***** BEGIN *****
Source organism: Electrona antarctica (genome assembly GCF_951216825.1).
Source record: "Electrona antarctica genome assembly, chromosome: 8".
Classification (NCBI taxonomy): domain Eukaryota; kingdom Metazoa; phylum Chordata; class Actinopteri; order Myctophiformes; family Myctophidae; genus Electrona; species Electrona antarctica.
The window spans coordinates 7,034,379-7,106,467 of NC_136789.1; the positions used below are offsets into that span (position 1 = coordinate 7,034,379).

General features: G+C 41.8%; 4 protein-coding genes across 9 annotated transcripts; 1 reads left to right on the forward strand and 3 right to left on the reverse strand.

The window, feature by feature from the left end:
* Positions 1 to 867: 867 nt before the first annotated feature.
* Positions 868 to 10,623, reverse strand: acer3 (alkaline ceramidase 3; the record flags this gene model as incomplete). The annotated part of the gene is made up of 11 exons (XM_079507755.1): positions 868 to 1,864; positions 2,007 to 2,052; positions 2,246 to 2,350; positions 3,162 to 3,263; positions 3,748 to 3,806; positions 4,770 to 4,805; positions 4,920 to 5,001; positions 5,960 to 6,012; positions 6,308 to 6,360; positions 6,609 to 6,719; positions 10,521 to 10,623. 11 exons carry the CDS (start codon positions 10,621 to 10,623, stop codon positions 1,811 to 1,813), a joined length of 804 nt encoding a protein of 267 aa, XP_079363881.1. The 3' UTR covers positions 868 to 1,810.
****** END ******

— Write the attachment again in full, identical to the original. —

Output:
Source organism: Electrona antarctica (genome assembly GCF_951216825.1).
Source record: "Electrona antarctica genome assembly, chromosome: 8".
Classification (NCBI taxonomy): domain Eukaryota; kingdom Metazoa; phylum Chordata; class Actinopteri; order Myctophiformes; family Myctophidae; genus Electrona; species Electrona antarctica.
The window spans coordinates 7,034,379-7,106,467 of NC_136789.1; the positions used below are offsets into that span (position 1 = coordinate 7,034,379).

General features: G+C 41.8%; 4 protein-coding genes across 9 annotated transcripts; 1 reads left to right on the forward strand and 3 right to left on the reverse strand.

The window, feature by feature from the left end:
* Positions 1 to 867: 867 nt before the first annotated feature.
* Positions 868 to 10,623, reverse strand: acer3 (alkaline ceramidase 3; the record flags this gene model as incomplete). The annotated part of the gene is made up of 11 exons (XM_079507755.1): positions 868 to 1,864; positions 2,007 to 2,052; positions 2,246 to 2,350; positions 3,162 to 3,263; positions 3,748 to 3,806; positions 4,770 to 4,805; positions 4,920 to 5,001; positions 5,960 to 6,012; positions 6,308 to 6,360; positions 6,609 to 6,719; positions 10,521 to 10,623. 11 exons carry the CDS (start codon positions 10,621 to 10,623, stop codon positions 1,811 to 1,813), a joined length of 804 nt encoding a protein of 267 aa, XP_079363881.1. The 3' UTR covers positions 868 to 1,810.